Widgets can now also be presented to users from within the Google Assistant conversational experience in response to voice prompts. This buys them greater flexibility and now allows them to be used for hands-free interactions, breaking them free from the home screen. So, rather than thinking about widgets purely as a home screen-based experience, newer and more impactful experiences can now be crafted by building widgets that target the Google Assistant conversational flow.
According to Google, 84% of users have at least one widget installed on their home screen. That, coupled with the additions being rolled out with Android 12, suggests that widgets will continue being an integral part of the Android experience.
Wear OS has been largely stagnant over the past few years, but that changes now. Google has a new partner in Samsung and together they are combining Samsung’s Tizen platform with the existing Wear OS platform to build something new.
There is a new Tile API that will allow us to build custom watch tiles that are accessible to users with a simple swipe. These are lightweight apps that give users access to glanceable information. You can also still build complications, custom watch faces and ongoing activity apps that take full advantage of the unique watch formfactor.
Wear OS 3 will launch on new devices this fall from Samsung, Fitbit (now part of Google) and other partners this fall.
The Play Store is also being updated to allow users to search and install watch apps directly from their phone.
Privacy and Security
Privacy and security have been especially critical concerns in mobile apps over the past few years, and Google focused intently on both today.
Android 12 features a Privacy Dashboard app that provides a holistic picture of how apps are using technologies and permissions such as camera access, location tracking, microphones, and so on. Users will also be given additional reminders and controls throughout Android to encourage them to more granularly manage per-app privacy settings.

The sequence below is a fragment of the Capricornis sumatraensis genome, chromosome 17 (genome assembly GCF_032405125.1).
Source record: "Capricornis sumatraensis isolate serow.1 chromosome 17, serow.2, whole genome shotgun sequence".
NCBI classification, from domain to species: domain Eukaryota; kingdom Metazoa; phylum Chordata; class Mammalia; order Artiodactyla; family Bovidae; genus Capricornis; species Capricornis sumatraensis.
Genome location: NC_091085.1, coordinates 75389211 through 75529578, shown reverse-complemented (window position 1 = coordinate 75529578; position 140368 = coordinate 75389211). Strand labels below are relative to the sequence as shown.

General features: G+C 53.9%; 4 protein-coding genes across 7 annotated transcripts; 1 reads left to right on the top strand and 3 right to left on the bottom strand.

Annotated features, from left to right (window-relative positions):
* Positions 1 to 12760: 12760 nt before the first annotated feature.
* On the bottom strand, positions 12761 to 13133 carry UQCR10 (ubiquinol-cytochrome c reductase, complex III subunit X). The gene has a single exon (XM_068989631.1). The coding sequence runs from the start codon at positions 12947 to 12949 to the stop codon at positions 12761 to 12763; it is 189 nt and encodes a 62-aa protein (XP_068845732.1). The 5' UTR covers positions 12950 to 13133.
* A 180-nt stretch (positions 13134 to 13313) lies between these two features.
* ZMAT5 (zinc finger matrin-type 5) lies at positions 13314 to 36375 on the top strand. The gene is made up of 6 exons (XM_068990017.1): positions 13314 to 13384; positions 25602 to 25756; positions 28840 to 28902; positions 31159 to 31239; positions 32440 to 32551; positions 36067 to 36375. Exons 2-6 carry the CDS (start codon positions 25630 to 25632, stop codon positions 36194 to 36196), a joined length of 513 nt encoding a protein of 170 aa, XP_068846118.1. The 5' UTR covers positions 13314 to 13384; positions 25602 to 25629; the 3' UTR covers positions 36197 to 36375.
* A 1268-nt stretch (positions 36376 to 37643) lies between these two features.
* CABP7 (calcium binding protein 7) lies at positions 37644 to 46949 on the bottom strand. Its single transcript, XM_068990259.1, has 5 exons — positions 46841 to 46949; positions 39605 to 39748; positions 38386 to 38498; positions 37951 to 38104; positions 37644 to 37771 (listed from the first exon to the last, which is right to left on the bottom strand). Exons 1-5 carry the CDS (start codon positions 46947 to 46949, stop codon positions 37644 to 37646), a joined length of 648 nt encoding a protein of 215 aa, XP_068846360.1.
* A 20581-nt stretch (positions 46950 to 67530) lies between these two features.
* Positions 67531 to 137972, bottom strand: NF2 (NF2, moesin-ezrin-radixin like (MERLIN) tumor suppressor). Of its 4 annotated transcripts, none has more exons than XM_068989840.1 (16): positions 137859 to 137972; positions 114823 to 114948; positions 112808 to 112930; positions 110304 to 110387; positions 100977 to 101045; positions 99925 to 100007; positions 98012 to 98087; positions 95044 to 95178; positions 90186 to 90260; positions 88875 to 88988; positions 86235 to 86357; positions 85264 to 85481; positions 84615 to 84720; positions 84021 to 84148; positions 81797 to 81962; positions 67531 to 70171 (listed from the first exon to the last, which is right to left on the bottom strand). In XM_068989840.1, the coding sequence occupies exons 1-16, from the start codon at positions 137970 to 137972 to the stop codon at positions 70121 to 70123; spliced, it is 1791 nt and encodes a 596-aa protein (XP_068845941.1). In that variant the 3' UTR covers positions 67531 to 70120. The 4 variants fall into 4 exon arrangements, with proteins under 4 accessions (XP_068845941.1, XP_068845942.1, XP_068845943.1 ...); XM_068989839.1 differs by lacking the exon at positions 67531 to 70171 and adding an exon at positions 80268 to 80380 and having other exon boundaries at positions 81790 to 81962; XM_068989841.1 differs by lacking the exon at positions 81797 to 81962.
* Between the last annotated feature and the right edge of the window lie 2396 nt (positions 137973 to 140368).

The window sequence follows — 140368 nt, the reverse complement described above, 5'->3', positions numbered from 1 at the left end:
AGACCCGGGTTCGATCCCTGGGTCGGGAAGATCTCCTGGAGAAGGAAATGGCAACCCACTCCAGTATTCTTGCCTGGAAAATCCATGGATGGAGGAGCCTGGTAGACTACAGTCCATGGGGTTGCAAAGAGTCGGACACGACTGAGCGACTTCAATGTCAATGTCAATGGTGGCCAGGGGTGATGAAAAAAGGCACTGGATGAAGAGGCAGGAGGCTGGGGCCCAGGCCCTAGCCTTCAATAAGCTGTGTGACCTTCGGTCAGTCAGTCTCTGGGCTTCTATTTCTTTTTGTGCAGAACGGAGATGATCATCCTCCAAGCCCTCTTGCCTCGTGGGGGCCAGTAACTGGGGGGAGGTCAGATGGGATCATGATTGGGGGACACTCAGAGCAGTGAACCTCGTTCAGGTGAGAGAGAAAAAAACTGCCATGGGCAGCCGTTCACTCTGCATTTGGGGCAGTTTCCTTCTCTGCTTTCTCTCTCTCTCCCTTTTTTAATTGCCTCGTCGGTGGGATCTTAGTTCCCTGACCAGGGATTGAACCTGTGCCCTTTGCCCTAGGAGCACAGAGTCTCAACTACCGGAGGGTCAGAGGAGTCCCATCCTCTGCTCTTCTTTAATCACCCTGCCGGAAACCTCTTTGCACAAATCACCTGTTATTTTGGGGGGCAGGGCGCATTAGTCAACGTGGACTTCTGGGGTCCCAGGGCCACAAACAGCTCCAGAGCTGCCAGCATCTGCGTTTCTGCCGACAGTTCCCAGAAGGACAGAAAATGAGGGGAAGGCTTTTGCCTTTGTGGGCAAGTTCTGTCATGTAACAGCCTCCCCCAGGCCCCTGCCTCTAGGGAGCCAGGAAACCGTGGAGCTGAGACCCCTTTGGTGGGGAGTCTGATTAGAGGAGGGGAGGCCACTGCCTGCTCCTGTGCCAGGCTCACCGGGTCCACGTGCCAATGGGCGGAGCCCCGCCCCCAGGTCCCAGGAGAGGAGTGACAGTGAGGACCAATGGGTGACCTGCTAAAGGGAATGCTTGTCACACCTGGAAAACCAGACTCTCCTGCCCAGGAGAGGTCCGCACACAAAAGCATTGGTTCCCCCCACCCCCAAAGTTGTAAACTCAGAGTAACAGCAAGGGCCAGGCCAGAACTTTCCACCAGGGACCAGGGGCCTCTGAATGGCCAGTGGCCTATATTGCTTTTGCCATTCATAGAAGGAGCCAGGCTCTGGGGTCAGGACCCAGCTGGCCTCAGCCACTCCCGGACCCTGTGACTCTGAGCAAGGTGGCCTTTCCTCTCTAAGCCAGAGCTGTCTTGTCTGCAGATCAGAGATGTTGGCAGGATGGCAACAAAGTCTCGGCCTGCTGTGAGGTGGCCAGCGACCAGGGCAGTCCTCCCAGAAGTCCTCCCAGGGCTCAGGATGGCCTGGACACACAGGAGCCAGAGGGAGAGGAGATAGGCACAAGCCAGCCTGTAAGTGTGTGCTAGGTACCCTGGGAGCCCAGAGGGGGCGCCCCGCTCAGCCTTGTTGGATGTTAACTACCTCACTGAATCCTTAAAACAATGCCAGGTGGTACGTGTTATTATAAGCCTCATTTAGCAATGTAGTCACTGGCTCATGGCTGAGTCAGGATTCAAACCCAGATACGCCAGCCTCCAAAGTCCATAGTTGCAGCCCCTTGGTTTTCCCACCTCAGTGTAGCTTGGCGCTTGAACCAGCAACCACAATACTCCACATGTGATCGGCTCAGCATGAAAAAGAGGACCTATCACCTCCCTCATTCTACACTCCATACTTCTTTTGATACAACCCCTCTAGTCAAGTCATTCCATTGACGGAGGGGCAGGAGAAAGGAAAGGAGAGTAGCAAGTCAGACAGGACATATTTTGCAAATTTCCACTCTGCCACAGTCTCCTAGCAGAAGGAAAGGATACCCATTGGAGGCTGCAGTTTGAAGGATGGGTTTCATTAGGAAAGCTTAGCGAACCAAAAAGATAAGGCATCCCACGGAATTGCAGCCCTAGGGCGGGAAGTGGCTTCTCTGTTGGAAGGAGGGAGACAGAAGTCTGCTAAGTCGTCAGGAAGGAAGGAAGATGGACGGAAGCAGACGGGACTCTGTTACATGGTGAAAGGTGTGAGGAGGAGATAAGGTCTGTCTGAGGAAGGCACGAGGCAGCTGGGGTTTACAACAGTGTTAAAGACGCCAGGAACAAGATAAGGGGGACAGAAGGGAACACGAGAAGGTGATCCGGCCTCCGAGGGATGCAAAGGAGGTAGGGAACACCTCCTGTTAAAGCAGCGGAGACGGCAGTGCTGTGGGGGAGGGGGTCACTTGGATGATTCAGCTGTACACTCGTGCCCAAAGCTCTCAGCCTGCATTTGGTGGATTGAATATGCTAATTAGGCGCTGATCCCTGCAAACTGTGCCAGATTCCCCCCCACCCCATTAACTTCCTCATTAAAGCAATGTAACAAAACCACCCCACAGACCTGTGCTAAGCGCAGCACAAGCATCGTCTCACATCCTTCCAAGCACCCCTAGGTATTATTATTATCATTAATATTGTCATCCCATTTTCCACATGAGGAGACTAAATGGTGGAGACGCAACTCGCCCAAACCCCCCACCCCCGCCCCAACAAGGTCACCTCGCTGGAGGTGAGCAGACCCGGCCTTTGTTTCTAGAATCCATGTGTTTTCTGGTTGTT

Between these updates from Google, and Apple’s rollout of their App Tracking Transparency and privacy “nutrition” labels earlier this year, it’s clear that the industry as a whole is leaning more strongly towards building awareness and offering controls over how personal information is used, and how users are tracked.
Android apps will require development updates in order to integrate with the new privacy APIs in Android 12. It will also be important to continue honing the implementation strategy around integrating with technologies requiring user permissions, as users may be more likely to opt out of certain functionalities now that they have greater visibility and control around some of those features.
The Android developer experience also continues improving in exciting ways. We’re especially eager to see that Jetpack Compose, Android’s declarative UI framework, is nearing maturity, and is marching towards a 1.0 release in July. Google cites developers who have cut their development time by as much as half with Jetpack Compose (https://android-developers.googleblog.com/2021/05/mercari-improves-ui-development.html), and we’ve seen noticeable reductions in our own development time with declarative UI frameworks in general, including Jetpack Compose, SwiftUI, Flutter, and React Native. This is a major milestone, and will be a big boost in developer confidence in building production apps with Jetpack Compose.
Android Studio and Kotlin are both seeing other general improvements to the development and debugging process this year, making the overall Android developer experience better each day.
We recently wrote about the introduction of Flutter 2 (https://www.wundermanthompson.com/insight/flutter-2), and Google have now announced the upcoming release of Flutter 2.2. Flutter is an incredible cross-platform development platform, and, with over 200,000 apps currently using it, it is picking up an enormous amount of traction in the industry.
Flutter 2.2 brings enhanced support for developing desktop apps across macOS, Windows, and Linux. This, combined with the recent addition of stable-track web app support, makes Flutter an especially compelling technology for anyone looking to deploy to as many platforms as possible with a single codebase.
Other additions include enhanced debugging tools; first-party plugins for in-app purchases, payments, and ads; and enhanced access to Google APIs. Flutter 2.2 also includes support for the Material You design paradigm, so Flutter apps will feel right at home in Material You environments such as Android 12.
Google I/O sessions will be continuing over the next few days, and we’ll be tuned in to explore more of the exciting platform updates and details that will be unveiled then. We’ll be working with our clients to build plans for modernizing our apps and ensure they’re up-to-date and taking full advantage of the latest technology being rolled out to the platform!